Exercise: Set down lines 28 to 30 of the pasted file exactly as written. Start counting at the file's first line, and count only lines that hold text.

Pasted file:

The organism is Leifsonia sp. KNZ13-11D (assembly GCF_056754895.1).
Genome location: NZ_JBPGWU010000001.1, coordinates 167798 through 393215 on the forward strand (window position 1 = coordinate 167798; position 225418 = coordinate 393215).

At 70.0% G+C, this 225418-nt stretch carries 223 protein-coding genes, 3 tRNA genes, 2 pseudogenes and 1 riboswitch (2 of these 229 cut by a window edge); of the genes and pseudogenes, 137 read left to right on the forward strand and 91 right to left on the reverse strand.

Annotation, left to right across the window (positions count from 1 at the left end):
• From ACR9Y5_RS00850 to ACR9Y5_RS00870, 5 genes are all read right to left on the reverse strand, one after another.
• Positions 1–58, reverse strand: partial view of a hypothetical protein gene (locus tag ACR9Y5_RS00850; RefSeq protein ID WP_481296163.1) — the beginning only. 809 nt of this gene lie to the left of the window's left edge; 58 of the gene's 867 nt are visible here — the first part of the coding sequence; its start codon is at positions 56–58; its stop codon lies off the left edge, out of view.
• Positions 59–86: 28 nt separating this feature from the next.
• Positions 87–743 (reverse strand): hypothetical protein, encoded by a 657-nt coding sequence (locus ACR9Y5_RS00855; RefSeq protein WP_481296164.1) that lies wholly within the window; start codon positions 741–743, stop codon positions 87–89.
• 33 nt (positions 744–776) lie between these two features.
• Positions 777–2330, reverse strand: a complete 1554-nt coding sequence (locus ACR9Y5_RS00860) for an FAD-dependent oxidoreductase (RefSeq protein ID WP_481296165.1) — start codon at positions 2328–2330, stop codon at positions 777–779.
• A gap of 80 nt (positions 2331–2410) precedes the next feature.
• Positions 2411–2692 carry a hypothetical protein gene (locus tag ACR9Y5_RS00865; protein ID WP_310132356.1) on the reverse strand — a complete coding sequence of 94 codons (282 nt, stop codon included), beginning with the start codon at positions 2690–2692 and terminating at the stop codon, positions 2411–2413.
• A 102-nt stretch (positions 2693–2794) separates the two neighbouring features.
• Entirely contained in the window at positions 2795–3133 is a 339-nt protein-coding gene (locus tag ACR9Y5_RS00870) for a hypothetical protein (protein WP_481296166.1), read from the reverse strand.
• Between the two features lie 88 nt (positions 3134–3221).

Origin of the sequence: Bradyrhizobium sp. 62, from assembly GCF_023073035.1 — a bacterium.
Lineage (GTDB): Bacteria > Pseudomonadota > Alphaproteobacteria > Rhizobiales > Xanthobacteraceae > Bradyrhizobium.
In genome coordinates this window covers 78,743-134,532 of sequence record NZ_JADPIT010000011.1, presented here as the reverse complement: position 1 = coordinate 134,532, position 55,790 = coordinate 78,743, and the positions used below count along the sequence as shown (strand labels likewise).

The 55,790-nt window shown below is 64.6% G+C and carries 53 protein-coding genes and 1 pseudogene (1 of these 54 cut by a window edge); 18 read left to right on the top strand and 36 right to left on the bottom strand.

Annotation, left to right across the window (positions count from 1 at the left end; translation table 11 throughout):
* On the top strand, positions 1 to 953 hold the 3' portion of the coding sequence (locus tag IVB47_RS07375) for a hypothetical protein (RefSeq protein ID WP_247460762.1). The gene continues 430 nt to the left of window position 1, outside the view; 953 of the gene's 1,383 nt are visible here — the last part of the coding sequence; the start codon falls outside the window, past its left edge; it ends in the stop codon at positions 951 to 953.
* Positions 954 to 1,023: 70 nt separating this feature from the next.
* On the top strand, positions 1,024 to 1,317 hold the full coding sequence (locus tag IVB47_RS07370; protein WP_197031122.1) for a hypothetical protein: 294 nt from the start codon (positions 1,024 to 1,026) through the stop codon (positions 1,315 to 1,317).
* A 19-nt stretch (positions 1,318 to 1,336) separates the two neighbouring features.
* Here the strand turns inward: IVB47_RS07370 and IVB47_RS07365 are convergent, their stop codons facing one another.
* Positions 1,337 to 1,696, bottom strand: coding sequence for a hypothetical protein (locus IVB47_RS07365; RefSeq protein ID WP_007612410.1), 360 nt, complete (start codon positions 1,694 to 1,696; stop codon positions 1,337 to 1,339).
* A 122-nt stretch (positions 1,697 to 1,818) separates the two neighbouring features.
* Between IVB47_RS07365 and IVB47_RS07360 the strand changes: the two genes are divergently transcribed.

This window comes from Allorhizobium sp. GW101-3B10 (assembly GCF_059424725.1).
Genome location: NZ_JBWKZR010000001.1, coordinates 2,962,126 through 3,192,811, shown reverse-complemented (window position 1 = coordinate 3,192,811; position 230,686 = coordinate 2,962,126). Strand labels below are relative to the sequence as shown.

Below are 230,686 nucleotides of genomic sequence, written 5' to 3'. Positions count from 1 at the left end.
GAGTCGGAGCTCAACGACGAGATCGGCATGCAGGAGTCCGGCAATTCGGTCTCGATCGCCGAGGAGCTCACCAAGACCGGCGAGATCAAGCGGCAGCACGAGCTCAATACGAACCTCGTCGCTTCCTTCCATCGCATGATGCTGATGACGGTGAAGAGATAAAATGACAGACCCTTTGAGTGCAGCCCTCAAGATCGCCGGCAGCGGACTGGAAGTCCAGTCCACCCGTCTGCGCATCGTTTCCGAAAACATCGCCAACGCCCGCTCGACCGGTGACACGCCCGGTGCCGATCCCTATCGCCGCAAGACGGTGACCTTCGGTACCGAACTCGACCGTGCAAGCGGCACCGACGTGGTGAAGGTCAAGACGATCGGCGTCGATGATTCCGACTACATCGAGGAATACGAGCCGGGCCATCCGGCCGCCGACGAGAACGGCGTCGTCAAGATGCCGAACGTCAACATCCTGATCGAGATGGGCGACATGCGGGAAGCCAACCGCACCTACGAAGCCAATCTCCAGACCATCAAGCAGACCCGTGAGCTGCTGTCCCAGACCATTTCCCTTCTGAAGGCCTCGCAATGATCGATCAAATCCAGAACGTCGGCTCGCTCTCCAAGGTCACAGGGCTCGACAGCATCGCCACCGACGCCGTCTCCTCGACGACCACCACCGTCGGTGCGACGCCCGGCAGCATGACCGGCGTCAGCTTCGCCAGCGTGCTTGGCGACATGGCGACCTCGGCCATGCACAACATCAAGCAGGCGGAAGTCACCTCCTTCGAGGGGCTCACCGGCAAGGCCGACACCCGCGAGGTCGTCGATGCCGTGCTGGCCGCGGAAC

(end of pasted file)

* Between IVB47_RS07365 and IVB47_RS07360 the strand changes: the two genes are divergently transcribed.

This window comes from Allorhizobium sp. GW101-3B10 (assembly GCF_059424725.1).
Genome location: NZ_JBWKZR010000001.1, coordinates 2,962,126 through 3,192,811, shown reverse-complemented (window position 1 = coordinate 3,192,811; position 230,686 = coordinate 2,962,126). Strand labels below are relative to the sequence as shown.